Five truths for 2010:
The age of transparency is mostly about getting caught.
Ten years into the new media era, the institutions we love to hate – government, banks, big business, media – aren’t any more willing to tell us what they’d rather keep to themselves. The constant outing of reality TV frauds, tax-supported executive bonuses, front groups and scumbag celebrities is still a function of how Americans use the Internet to inform and entertain themselves. Not the other way around.
Social media is getting less social.
Over time, millions of people will stop using social media sites because 1) their bosses lock them out during working hours, 2) they tire of all the commercial clutter or 3) they learn how those revenue-hungry companies are sharing their profiles, posts and friends lists.
The Rocky Mountain News is still dead.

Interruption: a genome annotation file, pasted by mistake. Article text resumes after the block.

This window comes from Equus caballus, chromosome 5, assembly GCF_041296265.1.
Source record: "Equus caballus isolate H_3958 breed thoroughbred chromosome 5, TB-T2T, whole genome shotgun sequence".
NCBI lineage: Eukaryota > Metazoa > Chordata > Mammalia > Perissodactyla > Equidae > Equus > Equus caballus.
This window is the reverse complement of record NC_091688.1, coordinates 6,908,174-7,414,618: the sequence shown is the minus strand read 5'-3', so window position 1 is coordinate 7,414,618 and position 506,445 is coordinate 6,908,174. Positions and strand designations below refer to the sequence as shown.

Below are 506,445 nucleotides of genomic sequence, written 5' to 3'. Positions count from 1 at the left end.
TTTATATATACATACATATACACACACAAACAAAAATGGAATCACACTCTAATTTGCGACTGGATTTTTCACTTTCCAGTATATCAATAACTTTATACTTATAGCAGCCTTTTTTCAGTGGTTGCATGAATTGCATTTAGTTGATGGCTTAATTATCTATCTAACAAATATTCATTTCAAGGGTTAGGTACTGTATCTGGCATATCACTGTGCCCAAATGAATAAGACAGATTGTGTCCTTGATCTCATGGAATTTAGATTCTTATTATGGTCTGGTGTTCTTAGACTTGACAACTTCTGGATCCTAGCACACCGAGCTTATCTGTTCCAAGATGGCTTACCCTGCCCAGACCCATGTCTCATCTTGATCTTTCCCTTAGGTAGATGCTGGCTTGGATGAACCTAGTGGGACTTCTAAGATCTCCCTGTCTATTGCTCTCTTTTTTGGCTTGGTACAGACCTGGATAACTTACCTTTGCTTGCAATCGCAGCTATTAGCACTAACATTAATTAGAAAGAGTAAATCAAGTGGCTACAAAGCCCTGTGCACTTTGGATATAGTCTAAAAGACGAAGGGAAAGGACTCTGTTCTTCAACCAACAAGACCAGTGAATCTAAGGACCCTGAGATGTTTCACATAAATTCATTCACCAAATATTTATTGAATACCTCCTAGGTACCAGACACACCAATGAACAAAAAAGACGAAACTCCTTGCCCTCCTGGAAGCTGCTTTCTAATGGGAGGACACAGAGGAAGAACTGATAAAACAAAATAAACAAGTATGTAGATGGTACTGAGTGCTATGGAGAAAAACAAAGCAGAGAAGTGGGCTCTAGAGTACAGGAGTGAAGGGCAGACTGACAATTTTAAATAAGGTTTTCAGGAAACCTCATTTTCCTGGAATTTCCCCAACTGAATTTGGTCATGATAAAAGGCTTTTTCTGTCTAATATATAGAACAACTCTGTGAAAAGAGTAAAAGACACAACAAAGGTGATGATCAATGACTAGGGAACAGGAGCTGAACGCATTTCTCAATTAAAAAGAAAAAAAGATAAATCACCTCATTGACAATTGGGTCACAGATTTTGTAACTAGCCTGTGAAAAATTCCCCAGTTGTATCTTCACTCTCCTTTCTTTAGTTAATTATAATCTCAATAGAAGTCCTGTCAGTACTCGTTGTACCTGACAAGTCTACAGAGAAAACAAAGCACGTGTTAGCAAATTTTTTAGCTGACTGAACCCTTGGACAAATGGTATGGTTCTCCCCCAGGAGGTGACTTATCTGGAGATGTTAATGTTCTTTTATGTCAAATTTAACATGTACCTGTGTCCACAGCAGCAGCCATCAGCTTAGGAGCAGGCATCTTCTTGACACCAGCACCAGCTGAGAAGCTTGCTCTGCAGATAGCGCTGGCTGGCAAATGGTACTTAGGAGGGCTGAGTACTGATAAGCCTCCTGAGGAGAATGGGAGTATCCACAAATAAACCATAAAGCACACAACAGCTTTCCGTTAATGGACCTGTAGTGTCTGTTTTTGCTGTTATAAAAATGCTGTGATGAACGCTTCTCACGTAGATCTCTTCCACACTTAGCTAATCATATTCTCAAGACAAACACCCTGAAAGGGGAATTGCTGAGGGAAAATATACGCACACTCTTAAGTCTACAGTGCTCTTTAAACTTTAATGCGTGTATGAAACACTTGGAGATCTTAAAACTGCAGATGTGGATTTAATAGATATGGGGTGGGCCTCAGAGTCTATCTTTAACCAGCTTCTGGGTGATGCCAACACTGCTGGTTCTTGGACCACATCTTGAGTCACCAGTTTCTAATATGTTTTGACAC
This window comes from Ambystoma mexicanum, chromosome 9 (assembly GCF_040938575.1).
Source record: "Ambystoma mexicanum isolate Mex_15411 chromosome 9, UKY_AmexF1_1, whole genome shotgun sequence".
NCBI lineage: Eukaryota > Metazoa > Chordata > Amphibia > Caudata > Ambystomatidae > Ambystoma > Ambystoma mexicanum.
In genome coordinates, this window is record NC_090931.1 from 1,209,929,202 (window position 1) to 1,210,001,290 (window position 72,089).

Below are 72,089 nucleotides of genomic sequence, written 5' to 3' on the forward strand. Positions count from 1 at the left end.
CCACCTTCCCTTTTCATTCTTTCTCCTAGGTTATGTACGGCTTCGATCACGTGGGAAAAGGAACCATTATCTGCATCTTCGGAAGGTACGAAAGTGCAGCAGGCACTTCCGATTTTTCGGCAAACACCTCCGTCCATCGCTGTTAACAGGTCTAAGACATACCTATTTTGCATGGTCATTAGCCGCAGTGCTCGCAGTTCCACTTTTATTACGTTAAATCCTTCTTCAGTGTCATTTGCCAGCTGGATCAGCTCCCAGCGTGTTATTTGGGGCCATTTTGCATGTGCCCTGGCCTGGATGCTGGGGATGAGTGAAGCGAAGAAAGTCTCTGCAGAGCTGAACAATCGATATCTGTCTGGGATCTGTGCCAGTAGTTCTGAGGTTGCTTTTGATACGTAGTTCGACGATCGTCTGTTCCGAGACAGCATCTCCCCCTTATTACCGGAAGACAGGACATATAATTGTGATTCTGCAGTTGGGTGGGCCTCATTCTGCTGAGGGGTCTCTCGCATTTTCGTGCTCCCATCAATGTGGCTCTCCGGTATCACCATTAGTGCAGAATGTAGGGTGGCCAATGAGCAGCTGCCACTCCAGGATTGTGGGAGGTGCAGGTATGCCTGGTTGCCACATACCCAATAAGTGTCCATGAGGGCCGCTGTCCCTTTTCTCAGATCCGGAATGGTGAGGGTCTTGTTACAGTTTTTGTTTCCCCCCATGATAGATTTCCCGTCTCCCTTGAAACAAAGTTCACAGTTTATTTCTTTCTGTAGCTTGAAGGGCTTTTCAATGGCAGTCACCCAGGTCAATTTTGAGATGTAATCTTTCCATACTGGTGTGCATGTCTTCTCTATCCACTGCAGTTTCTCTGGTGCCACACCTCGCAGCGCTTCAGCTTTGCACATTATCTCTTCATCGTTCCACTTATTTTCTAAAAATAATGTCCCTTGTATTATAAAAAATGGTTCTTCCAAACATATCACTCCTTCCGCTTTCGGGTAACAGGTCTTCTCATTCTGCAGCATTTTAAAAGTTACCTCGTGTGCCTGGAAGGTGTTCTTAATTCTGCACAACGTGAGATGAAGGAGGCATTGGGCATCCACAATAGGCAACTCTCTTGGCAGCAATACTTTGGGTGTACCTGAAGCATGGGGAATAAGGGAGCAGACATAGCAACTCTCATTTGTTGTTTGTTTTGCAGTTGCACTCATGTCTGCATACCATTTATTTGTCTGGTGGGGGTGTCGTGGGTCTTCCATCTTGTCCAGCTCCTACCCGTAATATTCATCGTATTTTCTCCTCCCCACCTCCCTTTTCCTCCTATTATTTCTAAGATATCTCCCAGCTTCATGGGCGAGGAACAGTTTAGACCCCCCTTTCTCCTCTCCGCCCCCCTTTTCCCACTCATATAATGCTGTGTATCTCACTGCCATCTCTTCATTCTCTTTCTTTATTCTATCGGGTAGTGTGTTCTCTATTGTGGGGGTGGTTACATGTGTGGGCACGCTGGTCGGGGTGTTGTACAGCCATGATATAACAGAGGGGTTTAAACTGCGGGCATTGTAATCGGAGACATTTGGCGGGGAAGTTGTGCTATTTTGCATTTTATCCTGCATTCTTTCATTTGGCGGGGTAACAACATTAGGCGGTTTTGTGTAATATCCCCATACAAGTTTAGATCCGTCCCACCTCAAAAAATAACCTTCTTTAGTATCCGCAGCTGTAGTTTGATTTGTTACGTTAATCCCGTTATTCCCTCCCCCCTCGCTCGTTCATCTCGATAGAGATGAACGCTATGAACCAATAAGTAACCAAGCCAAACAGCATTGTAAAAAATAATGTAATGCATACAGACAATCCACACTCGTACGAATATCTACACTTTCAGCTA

For all the outraged hang-wringing and new ventures, media consumers in Denver and many other American cities are still only willing to support one local daily newspaper. Barely.
Journalism, however, isn’t dead. It’s just changing.
So-called “advocacy” media will flourish as more formerly ad-supported news outlets – or individual journalists and commentators -- become funded by interest groups, politically leaning foundations, single corporations and even government. Whether you think it’s biased or not will depend on your point of view.
No company will ever hide its identity again. Har. Kidding.
Getting nabbed isn’t as certain as, say, driving through a DWI checkpoint with an open bottle of cream de menthe in your lap. But some well-known brand out there is going to have a major PR problem when it draws the first high-profile enforcement of the Federal Trade Commission’s new transparency in marketing rules.
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